17 percentage points in room occupancy during November 1999 compared
with the previous year.
Tourism related businesses invested over £3
million in facility improvement and additional marketing which
can be directly attributable to the RWC.
Short term impact of the RWC on Welsh economy
was in excess of £83 million:
£75 million was estimated to be direct economic
gain for Cardiff which hosted seven of the nine games played in
There were clear indications of a higher propensity
to visit Wales in the future. There was a discernible increase
in the number of people who considered Wales "a dynamic and
cosmopolitan place to visit". The economic benefit from return
visits from the UK and overseas is estimated to range between
£4.4 million to £15 million over the next five years.
The public sector spent a total of just under
£4.8 million in support of the RWC. Based on the expenditure
generated the return to the public sector is approximately 1:17,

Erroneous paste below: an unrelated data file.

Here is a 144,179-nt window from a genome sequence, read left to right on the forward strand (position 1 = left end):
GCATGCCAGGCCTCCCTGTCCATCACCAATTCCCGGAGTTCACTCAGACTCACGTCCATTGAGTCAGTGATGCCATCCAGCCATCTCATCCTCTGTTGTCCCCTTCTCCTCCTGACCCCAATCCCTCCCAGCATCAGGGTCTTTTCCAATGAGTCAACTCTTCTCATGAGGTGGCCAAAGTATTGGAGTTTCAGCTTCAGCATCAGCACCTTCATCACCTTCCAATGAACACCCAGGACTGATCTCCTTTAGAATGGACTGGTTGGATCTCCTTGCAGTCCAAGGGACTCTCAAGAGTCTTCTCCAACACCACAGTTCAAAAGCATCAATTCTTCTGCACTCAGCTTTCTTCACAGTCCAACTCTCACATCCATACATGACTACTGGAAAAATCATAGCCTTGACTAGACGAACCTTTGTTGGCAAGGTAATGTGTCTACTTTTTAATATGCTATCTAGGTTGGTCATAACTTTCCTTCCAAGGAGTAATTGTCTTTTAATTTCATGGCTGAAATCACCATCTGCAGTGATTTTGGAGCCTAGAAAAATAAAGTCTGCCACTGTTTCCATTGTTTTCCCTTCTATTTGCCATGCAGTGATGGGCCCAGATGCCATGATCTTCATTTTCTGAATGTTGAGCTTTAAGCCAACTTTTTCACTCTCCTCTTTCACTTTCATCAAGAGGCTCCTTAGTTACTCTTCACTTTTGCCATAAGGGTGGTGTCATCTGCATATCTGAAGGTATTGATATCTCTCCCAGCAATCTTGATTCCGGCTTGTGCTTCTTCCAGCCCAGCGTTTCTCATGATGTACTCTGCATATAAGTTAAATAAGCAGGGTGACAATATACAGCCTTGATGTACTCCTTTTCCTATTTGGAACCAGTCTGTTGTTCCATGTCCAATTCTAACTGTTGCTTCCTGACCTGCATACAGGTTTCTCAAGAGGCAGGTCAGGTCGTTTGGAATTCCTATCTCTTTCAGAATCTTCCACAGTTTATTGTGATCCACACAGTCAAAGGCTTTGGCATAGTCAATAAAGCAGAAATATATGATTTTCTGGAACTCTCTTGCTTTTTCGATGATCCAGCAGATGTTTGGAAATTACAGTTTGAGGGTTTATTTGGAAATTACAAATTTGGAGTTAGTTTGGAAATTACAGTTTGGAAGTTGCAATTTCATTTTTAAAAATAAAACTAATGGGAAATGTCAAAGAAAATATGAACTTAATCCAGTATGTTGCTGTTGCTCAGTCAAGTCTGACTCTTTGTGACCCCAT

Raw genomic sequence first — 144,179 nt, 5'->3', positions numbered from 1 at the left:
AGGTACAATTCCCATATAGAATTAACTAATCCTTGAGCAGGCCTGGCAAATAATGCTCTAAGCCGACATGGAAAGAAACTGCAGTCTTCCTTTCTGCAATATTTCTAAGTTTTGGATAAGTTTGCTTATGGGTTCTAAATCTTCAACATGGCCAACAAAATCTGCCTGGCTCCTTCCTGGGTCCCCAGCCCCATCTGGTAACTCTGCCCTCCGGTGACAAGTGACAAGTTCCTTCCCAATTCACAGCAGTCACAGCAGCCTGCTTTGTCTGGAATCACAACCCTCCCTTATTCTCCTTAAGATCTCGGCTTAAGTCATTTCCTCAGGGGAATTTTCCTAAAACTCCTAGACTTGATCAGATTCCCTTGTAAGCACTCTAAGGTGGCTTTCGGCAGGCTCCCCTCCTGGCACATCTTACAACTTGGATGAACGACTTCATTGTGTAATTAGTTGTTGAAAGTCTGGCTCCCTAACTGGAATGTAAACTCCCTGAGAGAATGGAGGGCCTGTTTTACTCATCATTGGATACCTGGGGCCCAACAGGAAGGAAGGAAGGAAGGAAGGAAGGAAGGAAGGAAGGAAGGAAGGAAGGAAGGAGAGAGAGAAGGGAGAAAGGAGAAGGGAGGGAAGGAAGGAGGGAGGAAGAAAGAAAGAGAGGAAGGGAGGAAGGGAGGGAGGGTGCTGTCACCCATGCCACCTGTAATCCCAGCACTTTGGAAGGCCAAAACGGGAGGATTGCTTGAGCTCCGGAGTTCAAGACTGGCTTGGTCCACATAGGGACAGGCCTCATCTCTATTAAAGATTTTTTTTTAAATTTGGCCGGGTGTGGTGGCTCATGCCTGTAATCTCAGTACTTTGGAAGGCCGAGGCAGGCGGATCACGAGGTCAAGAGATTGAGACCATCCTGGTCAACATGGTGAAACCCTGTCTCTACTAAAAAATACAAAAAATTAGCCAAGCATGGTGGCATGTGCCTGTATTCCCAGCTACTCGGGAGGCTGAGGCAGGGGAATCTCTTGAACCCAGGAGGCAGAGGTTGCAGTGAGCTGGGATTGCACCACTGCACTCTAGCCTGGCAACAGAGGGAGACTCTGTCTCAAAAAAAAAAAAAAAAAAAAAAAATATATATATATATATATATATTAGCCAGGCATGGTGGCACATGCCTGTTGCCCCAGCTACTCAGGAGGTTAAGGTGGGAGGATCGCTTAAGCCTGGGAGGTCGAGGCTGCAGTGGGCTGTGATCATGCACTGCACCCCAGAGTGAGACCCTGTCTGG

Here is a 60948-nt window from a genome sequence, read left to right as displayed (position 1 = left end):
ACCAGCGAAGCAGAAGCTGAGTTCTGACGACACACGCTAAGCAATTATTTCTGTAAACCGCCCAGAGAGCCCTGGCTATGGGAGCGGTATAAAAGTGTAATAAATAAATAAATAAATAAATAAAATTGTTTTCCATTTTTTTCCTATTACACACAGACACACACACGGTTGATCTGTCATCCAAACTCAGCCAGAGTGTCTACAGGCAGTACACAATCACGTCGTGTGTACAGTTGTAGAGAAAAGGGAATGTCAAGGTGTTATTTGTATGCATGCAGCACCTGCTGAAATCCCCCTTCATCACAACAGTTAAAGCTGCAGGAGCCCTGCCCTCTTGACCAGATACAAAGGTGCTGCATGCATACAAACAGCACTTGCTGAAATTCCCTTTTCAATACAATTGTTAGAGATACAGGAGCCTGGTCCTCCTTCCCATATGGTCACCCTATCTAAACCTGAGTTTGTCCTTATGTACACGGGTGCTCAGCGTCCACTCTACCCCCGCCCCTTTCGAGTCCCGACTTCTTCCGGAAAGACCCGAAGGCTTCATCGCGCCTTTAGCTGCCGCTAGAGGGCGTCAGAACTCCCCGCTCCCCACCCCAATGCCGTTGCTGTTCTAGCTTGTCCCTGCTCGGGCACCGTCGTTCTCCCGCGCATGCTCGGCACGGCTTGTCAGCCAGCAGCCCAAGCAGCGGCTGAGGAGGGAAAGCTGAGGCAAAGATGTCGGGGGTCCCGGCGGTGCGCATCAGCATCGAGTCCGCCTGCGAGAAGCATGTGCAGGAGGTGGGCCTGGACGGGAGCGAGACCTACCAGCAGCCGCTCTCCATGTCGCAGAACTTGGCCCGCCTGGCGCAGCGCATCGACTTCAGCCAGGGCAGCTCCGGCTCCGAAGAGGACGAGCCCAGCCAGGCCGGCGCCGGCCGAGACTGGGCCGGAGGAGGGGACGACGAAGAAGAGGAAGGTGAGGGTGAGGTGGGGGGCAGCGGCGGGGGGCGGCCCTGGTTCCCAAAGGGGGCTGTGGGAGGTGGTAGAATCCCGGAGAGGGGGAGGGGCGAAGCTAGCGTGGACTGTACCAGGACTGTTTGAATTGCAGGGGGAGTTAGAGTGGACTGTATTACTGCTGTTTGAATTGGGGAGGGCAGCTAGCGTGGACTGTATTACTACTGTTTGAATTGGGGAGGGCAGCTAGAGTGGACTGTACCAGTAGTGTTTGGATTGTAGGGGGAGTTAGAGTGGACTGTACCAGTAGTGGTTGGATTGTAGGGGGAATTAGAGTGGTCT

which represents good value for money. This calculation excludes
the expected longer term benefits arising from enhanced perceptions
and increased awareness of Wales.
Cardiff (and Wales) demonstrated to a global audience
that it had the capacity to host a major international event successfully.
This will increase the likelihood of future large scale events
being held in Cardiff.
Those who attended the RWC demonstrated very high
levels of satisfaction with their experience. 98 per cent of all
overseas visitors were either very satisfied (75 per cent) or
satisfied (23 per cent) with their visit to Wales. Over 80 per
cent of overseas visitors were likely to recommend Wales to friends/relatives.
17. There is compelling evidence that the RWC was a major
economic success for Wales. In total, the event generated in the
short term net additional benefit for Wales of £83.2 million.